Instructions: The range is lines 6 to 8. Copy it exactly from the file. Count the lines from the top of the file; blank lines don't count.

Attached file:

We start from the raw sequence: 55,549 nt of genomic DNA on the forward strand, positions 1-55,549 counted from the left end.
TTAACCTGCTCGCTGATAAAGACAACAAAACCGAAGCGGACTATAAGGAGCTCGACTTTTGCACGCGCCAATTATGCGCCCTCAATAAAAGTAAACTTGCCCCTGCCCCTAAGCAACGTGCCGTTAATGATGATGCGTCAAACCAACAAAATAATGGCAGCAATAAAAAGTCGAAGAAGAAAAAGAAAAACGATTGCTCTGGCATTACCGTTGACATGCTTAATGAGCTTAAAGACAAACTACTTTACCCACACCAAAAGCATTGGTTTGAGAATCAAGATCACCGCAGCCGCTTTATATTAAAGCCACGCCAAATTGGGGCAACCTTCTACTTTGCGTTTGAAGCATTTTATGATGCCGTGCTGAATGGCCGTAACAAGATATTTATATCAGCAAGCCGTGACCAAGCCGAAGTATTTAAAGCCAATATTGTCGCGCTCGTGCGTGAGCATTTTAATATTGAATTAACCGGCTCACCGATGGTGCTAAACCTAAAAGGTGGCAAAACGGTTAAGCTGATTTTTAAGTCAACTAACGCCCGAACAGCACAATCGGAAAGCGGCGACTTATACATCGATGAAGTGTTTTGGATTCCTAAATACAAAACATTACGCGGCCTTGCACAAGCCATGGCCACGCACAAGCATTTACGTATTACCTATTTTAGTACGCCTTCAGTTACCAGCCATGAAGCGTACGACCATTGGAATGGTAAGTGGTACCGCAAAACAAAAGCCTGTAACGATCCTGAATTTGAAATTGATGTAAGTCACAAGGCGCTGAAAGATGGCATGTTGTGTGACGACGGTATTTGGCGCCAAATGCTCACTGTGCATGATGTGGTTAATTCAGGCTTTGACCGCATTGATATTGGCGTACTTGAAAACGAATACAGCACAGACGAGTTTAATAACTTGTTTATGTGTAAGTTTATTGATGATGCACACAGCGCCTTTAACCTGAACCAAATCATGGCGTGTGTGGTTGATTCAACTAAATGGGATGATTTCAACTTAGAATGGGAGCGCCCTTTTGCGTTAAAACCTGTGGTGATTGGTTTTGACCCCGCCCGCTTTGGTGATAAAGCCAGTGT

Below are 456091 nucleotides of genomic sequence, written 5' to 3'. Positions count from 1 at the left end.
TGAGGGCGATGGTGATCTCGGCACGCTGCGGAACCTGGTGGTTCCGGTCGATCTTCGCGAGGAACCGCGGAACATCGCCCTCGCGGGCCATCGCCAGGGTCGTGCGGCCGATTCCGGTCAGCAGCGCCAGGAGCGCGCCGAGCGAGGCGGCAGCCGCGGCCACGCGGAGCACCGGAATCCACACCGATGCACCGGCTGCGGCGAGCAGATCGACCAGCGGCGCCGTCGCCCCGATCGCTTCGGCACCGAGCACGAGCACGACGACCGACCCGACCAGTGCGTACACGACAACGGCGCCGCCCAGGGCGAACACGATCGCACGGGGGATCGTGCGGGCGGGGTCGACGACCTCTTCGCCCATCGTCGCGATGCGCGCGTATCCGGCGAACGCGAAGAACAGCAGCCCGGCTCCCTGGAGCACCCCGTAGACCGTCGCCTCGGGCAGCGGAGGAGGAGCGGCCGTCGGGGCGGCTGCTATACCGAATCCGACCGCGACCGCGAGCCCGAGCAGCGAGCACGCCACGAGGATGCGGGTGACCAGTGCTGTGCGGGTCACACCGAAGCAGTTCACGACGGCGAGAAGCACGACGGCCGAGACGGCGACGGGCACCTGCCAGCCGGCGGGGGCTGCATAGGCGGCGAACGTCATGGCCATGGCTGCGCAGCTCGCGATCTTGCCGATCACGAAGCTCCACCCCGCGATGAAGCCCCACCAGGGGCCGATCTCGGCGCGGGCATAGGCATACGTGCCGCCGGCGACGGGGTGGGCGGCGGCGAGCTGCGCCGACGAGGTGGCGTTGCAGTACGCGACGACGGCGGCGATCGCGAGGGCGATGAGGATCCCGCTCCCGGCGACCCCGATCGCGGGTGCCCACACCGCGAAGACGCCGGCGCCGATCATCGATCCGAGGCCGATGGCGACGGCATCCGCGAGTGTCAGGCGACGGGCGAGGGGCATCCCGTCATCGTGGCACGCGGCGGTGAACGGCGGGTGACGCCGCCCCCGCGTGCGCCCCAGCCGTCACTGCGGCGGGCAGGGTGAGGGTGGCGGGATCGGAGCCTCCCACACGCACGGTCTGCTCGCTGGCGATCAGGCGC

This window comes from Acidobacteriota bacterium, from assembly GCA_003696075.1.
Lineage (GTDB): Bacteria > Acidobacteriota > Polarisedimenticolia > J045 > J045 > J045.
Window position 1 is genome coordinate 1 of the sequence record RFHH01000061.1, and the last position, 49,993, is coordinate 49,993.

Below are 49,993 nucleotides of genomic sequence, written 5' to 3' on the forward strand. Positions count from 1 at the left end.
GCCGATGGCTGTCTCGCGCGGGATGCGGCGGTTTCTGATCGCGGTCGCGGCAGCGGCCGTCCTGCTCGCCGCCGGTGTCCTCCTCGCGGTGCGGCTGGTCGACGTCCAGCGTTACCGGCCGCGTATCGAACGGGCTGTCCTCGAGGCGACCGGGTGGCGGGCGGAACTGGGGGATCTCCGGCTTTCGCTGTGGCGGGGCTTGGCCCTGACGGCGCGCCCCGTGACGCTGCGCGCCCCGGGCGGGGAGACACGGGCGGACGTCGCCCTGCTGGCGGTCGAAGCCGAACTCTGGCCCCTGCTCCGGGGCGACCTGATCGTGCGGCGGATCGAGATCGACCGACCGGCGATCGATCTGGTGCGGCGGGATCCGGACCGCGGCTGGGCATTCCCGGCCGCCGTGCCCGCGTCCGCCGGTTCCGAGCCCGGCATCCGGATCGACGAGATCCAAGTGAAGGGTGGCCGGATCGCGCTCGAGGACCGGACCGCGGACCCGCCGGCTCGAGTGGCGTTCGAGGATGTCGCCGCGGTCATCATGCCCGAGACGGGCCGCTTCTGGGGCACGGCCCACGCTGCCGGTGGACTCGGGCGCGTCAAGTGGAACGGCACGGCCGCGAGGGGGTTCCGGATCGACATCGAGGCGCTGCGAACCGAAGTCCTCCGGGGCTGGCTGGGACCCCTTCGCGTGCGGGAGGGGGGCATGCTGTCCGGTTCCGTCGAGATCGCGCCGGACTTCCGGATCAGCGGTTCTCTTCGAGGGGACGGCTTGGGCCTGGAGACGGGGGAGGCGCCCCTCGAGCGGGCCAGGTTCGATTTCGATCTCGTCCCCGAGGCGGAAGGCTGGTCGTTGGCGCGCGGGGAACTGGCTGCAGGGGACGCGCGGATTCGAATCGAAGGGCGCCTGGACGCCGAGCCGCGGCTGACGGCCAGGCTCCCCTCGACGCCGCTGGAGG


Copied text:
Lineage (GTDB): Bacteria > Acidobacteriota > Polarisedimenticolia > J045 > J045 > J045.
Window position 1 is genome coordinate 1 of the sequence record RFHH01000061.1, and the last position, 49,993, is coordinate 49,993.

Below are 49,993 nucleotides of genomic sequence, written 5' to 3' on the forward strand. Positions count from 1 at the left end.